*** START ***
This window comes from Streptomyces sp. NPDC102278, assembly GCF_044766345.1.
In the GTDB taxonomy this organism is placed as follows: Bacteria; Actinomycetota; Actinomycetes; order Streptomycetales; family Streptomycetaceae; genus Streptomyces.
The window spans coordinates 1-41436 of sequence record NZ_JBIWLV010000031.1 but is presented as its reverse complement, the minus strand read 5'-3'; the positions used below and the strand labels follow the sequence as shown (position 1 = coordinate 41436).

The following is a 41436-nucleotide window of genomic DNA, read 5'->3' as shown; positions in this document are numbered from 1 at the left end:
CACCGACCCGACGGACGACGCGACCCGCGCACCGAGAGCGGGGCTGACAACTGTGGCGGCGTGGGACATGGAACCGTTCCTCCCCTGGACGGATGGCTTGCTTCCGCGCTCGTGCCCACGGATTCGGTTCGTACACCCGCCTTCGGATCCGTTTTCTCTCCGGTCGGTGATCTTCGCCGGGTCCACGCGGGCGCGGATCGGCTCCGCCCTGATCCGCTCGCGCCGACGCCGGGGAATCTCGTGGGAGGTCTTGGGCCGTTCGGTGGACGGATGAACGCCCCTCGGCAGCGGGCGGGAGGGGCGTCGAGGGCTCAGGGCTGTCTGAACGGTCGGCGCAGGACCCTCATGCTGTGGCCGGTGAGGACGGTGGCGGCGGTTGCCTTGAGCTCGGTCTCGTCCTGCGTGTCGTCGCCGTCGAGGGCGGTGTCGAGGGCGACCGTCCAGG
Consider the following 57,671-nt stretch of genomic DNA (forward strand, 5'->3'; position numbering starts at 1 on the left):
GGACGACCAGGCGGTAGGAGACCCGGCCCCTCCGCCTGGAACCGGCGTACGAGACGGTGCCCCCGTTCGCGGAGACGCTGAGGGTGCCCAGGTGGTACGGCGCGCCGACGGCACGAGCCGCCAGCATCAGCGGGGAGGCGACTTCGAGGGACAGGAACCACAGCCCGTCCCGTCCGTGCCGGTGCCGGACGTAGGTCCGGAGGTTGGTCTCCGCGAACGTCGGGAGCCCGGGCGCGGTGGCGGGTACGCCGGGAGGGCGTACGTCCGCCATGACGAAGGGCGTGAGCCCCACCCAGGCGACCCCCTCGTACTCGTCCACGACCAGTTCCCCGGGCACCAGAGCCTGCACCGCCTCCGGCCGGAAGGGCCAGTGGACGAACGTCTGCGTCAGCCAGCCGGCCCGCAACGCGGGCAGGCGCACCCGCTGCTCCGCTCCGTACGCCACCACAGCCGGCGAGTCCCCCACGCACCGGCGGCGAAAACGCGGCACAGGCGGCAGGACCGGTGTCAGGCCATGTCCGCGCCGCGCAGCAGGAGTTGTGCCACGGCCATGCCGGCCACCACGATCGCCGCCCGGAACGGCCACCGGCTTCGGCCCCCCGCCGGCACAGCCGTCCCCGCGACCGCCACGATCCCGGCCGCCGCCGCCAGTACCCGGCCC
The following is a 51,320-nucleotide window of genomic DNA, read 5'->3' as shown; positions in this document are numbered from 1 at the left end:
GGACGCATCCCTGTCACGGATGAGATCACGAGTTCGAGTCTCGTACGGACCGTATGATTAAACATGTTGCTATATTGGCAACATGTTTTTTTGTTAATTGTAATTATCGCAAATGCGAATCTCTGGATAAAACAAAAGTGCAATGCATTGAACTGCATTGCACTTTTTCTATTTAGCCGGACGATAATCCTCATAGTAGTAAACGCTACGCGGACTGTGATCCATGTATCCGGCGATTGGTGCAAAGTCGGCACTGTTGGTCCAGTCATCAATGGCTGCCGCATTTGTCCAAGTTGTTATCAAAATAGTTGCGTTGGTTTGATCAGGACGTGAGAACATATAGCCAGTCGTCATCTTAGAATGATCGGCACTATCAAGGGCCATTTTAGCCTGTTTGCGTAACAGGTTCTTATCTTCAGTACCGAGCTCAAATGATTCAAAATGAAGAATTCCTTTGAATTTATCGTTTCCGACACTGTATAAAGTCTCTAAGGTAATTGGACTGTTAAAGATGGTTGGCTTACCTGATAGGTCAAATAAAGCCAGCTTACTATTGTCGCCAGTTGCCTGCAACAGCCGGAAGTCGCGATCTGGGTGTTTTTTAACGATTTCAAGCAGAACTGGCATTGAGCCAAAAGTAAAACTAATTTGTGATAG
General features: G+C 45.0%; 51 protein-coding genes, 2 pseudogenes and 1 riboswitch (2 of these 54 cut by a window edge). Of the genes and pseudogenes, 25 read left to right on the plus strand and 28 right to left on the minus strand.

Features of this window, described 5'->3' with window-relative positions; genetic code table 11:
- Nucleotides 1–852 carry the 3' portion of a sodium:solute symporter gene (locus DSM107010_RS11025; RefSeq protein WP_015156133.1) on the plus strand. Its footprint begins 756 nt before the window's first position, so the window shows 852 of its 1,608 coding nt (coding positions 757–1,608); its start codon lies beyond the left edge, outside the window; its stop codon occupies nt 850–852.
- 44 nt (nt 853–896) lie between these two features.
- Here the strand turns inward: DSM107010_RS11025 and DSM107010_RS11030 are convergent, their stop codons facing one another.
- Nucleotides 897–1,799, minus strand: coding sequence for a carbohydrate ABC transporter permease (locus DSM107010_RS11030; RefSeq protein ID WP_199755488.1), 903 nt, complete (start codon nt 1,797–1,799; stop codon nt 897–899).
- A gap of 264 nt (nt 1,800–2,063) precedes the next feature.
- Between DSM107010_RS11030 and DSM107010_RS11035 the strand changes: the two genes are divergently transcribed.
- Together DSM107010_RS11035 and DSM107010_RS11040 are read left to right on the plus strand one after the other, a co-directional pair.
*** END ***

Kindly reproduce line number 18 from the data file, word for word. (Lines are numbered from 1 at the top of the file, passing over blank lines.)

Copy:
- Together DSM107010_RS11035 and DSM107010_RS11040 are read left to right on the plus strand one after the other, a co-directional pair.